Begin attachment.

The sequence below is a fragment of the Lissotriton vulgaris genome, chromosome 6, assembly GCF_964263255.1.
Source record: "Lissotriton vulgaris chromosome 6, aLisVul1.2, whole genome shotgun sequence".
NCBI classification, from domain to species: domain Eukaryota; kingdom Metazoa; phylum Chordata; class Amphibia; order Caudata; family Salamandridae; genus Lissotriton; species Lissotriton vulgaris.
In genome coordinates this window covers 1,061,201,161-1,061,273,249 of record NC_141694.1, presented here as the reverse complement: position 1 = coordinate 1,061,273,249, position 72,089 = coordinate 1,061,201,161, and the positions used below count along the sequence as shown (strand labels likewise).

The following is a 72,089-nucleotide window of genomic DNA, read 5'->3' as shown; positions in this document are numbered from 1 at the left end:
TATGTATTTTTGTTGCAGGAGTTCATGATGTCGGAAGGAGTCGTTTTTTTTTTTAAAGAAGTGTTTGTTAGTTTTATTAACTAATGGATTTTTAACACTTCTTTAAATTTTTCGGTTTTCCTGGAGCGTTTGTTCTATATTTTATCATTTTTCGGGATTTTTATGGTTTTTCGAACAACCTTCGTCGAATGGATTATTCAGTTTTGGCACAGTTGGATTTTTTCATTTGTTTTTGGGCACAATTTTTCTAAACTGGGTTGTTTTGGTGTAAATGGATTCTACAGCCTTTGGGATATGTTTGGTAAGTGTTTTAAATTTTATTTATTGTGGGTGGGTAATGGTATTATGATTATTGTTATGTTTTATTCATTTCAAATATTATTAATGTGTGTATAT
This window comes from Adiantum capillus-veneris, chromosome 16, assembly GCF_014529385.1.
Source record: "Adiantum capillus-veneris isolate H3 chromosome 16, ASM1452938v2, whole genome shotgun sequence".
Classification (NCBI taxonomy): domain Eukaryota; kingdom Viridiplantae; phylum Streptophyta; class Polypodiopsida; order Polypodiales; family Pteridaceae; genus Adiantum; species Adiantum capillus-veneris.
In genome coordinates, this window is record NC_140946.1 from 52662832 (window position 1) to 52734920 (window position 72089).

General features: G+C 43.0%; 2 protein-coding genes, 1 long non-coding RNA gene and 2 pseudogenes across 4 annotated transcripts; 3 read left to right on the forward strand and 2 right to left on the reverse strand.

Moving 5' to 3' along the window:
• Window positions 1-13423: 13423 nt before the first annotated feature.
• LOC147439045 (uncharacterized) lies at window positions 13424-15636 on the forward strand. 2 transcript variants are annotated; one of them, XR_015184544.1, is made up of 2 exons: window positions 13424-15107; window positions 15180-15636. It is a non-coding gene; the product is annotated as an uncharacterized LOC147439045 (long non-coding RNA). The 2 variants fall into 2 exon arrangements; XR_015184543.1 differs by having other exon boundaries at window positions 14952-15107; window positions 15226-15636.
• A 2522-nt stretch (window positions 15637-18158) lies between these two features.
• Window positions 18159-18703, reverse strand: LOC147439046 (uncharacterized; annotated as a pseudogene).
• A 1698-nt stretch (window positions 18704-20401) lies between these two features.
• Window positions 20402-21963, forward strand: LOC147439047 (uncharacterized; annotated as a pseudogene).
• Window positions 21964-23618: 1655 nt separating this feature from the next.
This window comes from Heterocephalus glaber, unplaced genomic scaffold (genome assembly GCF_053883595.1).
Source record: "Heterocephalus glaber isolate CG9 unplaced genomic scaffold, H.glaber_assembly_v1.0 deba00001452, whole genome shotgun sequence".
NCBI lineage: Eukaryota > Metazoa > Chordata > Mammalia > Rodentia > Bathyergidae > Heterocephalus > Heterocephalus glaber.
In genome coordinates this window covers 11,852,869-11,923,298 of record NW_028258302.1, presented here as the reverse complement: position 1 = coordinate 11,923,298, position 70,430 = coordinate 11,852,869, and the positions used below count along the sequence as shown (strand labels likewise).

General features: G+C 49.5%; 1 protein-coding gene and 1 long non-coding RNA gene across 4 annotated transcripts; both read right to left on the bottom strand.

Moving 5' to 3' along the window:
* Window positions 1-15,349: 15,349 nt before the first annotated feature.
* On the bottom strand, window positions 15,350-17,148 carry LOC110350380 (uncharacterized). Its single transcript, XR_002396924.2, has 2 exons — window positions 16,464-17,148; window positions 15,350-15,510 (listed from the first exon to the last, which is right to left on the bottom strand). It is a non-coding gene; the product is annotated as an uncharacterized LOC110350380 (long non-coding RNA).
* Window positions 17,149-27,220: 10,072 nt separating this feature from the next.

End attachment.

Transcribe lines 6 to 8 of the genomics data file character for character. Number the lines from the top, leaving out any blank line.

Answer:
TATGTATTTTTGTTGCAGGAGTTCATGATGTCGGAAGGAGTCGTTTTTTTTTTTAAAGAAGTGTTTGTTAGTTTTATTAACTAATGGATTTTTAACACTTCTTTAAATTTTTCGGTTTTCCTGGAGCGTTTGTTCTATATTTTATCATTTTTCGGGATTTTTATGGTTTTTCGAACAACCTTCGTCGAATGGATTATTCAGTTTTGGCACAGTTGGATTTTTTCATTTGTTTTTGGGCACAATTTTTCTAAACTGGGTTGTTTTGGTGTAAATGGATTCTACAGCCTTTGGGATATGTTTGGTAAGTGTTTTAAATTTTATTTATTGTGGGTGGGTAATGGTATTATGATTATTGTTATGTTTTATTCATTTCAAATATTATTAATGTGTGTATAT
This window comes from Adiantum capillus-veneris, chromosome 16, assembly GCF_014529385.1.
Source record: "Adiantum capillus-veneris isolate H3 chromosome 16, ASM1452938v2, whole genome shotgun sequence".